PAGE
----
The closure of Exeter Academy at the end of 1771 or early in 1772 left the west of England without an institution that could provide ministerial and lay training accessible to all denominations. Almost immediately after arriving at Exeter in 1785, Timothy Kenrick began to consider rectifying this situation. In a letter written in October 1785 to his uncle Samuel Kenrick, he outlined the previous attempts to establish such an institution, pointing out that the library of the last academy was available and that John Hogg, minister of the Mint Meeting and a former tutor at Exeter Academy, and Joseph Bretland, a former student at Exeter Academy, schoolmaster, and minister of the Mint Meeting, had agreed to work with him. A lack of funding, however, prevented Kenrick from executing his plans at the time, and the library was moved to New College, Hackney, a year later.
In 1799, three years after the closure of New College, Hackney, Kenrick resurrected his plans and circulated a proposal for an academy in the south-west which would provide training to both ministerial and lay students of the age of fourteen and over. He was joined in this endeavour by Bretland. The proposed duration of study was three to five years, depending on the level of knowledge and the requirements of the student. The proposal was accepted and a 'Society for supporting an Academical Institution in the West of England' was formed, which raised funds to support the academy and ministerial students in particular, awarding bursaries and exhibitions, and acting as the academy's executive body. The president, treasurer and chairman were appointed annually. Bretland acted as chairman while the president from 1799 to 1802 was Samuel F. Milford, a Unitarian and co-founder of Exeter City Bank. Provision was made for boarding students at 45 guineas per session, and the course fee amounted to 10 guineas (5 for each tutor), with ministerial candidates receiving a considerable discount, the extent of which is not known. Each student was required to pay a further 2 guineas for the use of the library and scientific apparatus. Although both Kenrick and Bretland were Unitarians, and their original motivation was the lack of adequately trained Unitarian ministers in the west of England, the academy was open to all denominations and no doctrinal tests were imposed.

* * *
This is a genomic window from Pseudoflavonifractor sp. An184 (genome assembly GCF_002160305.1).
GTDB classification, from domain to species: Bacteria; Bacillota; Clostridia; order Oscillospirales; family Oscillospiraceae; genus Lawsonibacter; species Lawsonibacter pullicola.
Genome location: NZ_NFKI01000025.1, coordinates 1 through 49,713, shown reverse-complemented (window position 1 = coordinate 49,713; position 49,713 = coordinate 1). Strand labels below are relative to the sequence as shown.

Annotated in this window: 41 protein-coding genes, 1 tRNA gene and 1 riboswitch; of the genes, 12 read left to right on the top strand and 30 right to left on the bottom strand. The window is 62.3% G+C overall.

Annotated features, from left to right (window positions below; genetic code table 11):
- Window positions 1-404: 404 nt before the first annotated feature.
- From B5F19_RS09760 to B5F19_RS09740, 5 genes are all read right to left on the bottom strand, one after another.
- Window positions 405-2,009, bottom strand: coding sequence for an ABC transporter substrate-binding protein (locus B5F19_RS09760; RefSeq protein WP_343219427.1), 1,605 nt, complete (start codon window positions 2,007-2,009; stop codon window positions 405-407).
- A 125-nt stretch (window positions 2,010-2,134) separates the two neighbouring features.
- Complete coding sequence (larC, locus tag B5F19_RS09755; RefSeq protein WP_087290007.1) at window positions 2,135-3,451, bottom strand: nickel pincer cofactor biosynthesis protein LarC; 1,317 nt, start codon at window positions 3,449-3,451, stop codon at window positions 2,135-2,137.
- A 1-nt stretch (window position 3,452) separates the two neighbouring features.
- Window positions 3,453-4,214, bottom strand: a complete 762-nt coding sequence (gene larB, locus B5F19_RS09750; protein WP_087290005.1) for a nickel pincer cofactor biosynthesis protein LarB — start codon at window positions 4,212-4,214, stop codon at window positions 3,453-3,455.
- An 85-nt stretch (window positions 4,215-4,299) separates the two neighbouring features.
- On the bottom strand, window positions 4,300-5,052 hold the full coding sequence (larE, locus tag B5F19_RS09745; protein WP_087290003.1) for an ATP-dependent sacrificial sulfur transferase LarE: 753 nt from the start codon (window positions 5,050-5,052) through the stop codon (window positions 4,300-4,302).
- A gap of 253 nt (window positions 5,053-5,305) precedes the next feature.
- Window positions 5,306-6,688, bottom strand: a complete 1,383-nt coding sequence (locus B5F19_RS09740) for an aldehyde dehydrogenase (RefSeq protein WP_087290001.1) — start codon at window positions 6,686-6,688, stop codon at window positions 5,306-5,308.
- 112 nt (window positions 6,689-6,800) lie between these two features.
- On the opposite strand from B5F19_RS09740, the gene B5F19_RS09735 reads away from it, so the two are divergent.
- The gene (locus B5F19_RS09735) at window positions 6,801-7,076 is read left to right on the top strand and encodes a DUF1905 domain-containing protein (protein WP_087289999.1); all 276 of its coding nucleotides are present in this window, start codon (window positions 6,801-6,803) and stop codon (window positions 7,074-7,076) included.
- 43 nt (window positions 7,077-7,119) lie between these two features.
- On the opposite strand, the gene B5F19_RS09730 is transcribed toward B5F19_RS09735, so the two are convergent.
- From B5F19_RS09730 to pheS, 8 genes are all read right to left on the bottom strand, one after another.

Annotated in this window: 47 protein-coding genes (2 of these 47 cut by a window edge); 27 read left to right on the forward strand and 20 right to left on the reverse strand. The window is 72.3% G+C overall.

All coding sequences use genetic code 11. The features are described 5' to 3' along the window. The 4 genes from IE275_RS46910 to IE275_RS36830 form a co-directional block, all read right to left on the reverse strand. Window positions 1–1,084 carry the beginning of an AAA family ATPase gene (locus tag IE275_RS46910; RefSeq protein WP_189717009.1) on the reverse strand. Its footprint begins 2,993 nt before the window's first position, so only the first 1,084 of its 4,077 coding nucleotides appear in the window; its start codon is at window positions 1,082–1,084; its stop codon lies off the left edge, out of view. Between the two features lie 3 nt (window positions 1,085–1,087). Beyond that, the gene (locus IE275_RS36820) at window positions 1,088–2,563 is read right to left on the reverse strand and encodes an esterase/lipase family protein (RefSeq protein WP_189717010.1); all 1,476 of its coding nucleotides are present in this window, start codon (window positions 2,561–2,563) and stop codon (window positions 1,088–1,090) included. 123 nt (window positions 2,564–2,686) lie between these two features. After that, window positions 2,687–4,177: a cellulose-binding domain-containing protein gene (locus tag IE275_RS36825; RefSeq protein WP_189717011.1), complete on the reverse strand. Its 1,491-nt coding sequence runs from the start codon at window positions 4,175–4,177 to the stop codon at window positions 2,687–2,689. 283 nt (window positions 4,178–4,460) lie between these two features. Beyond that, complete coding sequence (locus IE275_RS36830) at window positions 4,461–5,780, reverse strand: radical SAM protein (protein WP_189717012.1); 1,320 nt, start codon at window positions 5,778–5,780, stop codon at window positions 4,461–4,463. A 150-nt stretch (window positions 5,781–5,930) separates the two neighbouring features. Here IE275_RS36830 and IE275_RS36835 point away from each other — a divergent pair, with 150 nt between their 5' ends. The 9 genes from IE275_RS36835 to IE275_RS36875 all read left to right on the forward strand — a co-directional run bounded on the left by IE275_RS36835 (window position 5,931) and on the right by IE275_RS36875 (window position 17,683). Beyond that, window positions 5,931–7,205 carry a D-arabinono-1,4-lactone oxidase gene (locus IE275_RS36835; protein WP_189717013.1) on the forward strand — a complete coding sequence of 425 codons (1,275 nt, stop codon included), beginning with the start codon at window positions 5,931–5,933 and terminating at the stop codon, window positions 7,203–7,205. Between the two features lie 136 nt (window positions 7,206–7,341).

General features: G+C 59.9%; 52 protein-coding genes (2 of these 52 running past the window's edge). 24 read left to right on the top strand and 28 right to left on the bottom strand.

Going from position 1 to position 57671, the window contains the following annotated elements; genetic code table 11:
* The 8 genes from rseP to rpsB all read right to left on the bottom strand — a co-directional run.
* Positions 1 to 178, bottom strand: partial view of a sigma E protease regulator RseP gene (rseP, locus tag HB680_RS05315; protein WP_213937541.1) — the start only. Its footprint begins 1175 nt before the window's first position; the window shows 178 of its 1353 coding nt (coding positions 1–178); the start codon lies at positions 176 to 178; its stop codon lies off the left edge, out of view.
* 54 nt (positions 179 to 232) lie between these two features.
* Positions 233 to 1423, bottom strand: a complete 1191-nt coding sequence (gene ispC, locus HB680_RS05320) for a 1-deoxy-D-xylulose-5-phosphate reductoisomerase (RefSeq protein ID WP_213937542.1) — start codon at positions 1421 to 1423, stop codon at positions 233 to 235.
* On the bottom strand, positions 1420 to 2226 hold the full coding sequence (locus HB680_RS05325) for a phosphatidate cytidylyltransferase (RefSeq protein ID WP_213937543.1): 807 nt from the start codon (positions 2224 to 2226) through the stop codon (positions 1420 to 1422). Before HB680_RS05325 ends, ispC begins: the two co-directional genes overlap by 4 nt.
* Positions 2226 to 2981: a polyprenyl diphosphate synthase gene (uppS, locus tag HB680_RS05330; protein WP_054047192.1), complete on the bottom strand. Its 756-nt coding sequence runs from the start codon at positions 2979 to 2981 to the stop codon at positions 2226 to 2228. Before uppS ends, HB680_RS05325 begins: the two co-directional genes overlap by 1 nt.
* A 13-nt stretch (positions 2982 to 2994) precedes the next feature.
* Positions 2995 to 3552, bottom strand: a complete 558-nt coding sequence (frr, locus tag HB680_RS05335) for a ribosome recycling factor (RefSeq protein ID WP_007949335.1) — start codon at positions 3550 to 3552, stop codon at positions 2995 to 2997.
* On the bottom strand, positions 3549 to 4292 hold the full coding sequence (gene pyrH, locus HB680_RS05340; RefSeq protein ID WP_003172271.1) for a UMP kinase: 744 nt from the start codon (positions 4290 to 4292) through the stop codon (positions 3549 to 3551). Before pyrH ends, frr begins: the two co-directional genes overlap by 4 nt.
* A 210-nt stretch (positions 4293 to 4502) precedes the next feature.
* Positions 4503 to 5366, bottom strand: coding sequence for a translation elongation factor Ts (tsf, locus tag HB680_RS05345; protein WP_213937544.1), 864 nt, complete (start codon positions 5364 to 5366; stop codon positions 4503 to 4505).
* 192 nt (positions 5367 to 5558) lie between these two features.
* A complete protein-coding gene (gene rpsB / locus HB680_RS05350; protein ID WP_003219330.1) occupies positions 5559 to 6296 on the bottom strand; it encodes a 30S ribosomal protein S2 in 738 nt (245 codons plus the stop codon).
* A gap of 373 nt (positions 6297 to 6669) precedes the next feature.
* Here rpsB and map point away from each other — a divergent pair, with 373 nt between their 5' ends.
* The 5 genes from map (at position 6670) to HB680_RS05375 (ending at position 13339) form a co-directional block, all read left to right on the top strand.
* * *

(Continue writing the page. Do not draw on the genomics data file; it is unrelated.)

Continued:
Despite initial difficulties Kenrick managed to secure local support. He rented the house next to his own and by October 1799 had three students under his care, two of them boarding with him. Some revenue was generated by subscriptions and donations, but these were never substantial and the academy was sustained by the fees. As a result the fees were relatively high, thus considerably narrowing the pool of prospective students. Although some provision was made for poorer students who wanted to become ministers, the society's resources were limited. The academy remained quite small, with a total of only fifteen students in the almost six years of its existence. Eleven students completed their course, while four continued their studies elsewhere. Despite the limitations thus imposed on the academy, it quickly shed its initial regional focus, with several students coming from Wales, and others from as far afield as Ipswich and Cork. Besides John Kenrick, the academy's more prominent alumni were the Unitarian ministers James Hews Bransby and Thomas Madge.
Kenrick and Bretland shared the teaching of Latin, Greek, Hebrew, and English composition and elocution, while Kenrick was responsible for the teaching of logic, the theory of the human mind, metaphysics, morals, evidences and the history of natural and revealed religion, Jewish antiquities, ecclesiastical history, and critical lectures on the New Testament. Bretland covered mathematics, natural philosophy, geography, general grammar, oratory, and history. The methods of teaching and discipline adopted by both tutors followed very closely those at Daventry, where Kenrick had been a student. The generosity of the academy's supporters allowed the purchase of scientific apparatus and some books, and the library of the earlier Exeter Academy of Towgood and Merivale was returned to Exeter from Hackney for the use of Kenrick's Academy shortly after it opened.
The academy came to an end as a result of Kenrick's sudden death in August 1804. Bretland continued to run the academy alone as best he could, but early in 1805 it became obvious that he could not carry on, and the committee agreed to close it by 25 March. Thomas Madge, John Simpson and Henry Davies continued their studies at Manchester College, York, while Kenrick's son John, who later became the principal of Manchester New College, Manchester, and who was a student of the academy at the time of his father's death, chose to study with John Kentish, minister at Plymouth Dock, and then at Glasgow University.
The main manuscript material for Timothy Kenrick's Academy, Exeter can be found in the minute books of the Exeter Assembly in the Devon Record Office (DRO, 3542D-0/M1/2-5), Kenrick's divinity lectures in Dr Williams's Library (DWL, 28.137-47), and the Bretland Papers at Harris Manchester College, Oxford. The academy's library catalogues are also in Harris Manchester College (HMCO, MS Misc. 26.iii-v).
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